One of the most important elements of having a great relationship with your child is enjoying being with each other. After all, how can you be close if all your time together is taken up with discipline, chores and homework? Many parents tell me that there is no time for fun. My response to them is that fun is as important as homework or any other aspect of parenting. Here is the challenge. Finding something that both you and your child enjoy doing.
This is not as difficult as it sounds to many parents. It all starts with sharing. That’s what it’s all about! So that’s how it should start. The easiest way to start the process is just ask. Ask your child what they like to do. Conversely, you can share with them what you like to do. Sometimes right off the bat you’ll come up with something in common. For instance movies, sports, art, board games, riding bicycles etc. Sometimes it’s not so easy at first. However, stick with it. The challenge will be worth it.
Let me give you an example. About the time my son was starting high school, he really got into rap. When I say into, “I really mean into”, like only a teenager can. I asked him what the attraction was. Believe me, I really didn’t get it.
He went into an hour-long discussion about rap. How there is good rap and bad rap. He explained that good rap was poetry. Mostly about the human condition. Bad rap was mostly wanna be rappers wanting to be like the good rappers. However, they all sounded the same, had nothing new to say and were extremely repetitive. He then gave me examples of what he thought was good rap and what they were trying to say. We even listened to examples. I have to admit that after all was said and done, Rap was still not my favorite kind of music. Although, I really did have a new appreciation for the poetry of it.
The most important thing was that I understood my son better and just as importantly, he knew that I cared enough to want that. Sometimes, doing something together, is just having a good conversation.
Don’t worry if at first when you approach your child with this strange idea of spending time together and your kid looks at you like you’ve had a stroke and they ask you if you’re feeling OK.
They just have to believe that you really mean it. Deep down inside almost all kids want to be close to their parents. If not, they once did, and in that situation it may take some more time and effort for them to believe that you really mean it.
If you look at the people in your life that you most want to spend time with, you will most likely come up with a list of people that you have fun spending time with and they will also be people that you trust.
I am not suggesting that you can or should be your kids “BFF”(Best Friends Forever). They don’t need another bud and they don’t need to want to spend all of their time with you. Depending on their age they will have different needs that when met helps them grow socially. Remember they can’t be your BFF either. However, there is a closeness that can be achieved between a parent and a child that can’t be duplicated. Even between BFF’s. Conversely, there will always be something missing if they don’t enjoy the relationship with their parents and are not close to them.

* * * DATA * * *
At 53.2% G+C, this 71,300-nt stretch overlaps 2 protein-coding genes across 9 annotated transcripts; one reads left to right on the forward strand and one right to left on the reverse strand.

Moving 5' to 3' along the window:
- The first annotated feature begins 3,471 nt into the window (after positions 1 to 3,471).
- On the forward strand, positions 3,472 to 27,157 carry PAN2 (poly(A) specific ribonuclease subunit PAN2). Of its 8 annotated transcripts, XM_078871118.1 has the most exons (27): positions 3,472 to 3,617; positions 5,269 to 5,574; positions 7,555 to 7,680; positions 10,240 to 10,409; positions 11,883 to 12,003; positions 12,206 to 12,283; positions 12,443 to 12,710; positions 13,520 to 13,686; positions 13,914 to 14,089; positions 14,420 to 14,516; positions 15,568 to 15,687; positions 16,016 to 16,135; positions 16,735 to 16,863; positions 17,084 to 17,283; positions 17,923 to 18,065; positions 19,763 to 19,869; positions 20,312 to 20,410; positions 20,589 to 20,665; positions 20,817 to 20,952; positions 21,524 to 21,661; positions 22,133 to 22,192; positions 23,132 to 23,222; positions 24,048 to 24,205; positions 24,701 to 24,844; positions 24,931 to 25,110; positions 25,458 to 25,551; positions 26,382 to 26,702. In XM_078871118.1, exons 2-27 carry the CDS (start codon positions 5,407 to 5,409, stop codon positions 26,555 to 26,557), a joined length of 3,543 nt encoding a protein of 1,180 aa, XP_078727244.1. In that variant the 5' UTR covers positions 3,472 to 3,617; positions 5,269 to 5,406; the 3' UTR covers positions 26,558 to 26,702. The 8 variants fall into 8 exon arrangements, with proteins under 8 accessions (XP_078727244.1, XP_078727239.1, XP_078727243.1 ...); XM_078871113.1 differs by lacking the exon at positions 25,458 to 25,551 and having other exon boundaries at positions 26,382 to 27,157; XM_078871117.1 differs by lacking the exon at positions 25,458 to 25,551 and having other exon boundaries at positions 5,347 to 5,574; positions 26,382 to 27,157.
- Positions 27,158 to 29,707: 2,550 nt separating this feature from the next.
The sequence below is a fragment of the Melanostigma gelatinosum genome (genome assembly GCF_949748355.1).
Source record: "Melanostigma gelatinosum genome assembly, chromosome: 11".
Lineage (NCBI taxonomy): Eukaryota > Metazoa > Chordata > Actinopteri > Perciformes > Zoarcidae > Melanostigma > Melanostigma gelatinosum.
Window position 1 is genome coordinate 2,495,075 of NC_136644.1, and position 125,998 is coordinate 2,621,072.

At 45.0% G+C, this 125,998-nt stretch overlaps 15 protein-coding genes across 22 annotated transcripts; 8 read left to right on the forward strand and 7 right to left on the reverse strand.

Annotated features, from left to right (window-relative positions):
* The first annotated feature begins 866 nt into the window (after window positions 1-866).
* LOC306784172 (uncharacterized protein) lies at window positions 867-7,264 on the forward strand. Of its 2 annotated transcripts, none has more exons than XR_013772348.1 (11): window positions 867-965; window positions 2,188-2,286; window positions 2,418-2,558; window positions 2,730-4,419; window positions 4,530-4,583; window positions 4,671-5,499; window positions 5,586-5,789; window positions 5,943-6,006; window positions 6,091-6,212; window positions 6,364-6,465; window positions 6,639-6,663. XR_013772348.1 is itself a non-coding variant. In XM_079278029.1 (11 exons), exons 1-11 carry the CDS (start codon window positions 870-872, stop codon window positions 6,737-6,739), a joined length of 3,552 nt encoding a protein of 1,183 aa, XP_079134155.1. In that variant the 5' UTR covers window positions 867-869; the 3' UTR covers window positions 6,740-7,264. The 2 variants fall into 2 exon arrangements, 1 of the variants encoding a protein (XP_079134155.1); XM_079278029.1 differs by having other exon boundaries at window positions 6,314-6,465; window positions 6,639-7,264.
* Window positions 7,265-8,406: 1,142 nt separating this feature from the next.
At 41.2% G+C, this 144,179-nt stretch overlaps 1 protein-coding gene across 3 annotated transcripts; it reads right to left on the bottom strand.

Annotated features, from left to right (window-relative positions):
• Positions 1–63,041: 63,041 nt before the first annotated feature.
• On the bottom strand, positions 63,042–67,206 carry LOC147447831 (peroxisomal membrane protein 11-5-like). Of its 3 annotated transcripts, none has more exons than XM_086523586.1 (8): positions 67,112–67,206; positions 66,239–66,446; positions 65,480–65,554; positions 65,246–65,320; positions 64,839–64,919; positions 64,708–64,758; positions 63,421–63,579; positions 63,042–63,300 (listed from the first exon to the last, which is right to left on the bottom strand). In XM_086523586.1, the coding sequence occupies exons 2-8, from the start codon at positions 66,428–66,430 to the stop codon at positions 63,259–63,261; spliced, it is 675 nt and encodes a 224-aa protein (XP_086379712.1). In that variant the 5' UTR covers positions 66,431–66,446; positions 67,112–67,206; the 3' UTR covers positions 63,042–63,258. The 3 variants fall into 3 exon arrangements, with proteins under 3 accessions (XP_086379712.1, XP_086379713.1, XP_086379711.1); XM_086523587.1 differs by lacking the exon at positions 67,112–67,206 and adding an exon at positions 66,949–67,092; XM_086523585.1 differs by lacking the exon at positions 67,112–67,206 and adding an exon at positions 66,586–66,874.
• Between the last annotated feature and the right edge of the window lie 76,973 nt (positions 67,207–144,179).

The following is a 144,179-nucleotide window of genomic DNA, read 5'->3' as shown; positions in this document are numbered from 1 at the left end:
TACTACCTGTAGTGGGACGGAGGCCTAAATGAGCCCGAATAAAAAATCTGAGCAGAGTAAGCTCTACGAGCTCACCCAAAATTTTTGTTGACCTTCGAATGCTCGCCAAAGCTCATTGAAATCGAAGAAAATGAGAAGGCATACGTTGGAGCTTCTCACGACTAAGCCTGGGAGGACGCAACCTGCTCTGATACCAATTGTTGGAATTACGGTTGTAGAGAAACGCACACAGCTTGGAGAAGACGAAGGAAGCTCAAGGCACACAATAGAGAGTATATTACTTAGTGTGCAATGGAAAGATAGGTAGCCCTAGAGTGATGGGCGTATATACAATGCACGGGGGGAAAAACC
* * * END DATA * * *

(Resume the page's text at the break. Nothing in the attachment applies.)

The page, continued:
Consider the impact on on your child if you don’t make these efforts.
Having discussed this issue with thousands of kids, I can tell you that it is almost a guarantee that they will believe that that you simply don’t want this closeness with them and the unintended side effect is that it will make it very difficult to be close with them when they are older and need you as a loving trusted advisor.
At the end of the day what they need is a very close trusting relationship with their parents which is always facilitated by being able to enjoy being with them, at least most of the time!
Remember, this is for you too. There is a happiness that is unrivaled when you are enjoying being with your child.
About Dr. Marc Greenfield
Dr. Greenfield is a psychologist who has dedicated his life to helping children using a multitude of formats. He began his career working with autistic children in a specialized treatment program for vulnerable children in Hialeah Florida. He coordinated a psychiatric program for seriously emotionally disturbed children at Variety Children’s Hospital in Miami Florida for over 10 years. He was an advisor to television networks on children’s and parenting programming (primarily WTVJ and WL RN in Miami Florida). He is currently the founder and director of Children’s Survival Network a nonprofit organization whose mission is to comprehensively meet the needs of abused and neglected children. Dr. Greenfield also maintains a private practice in South Miami, Florida.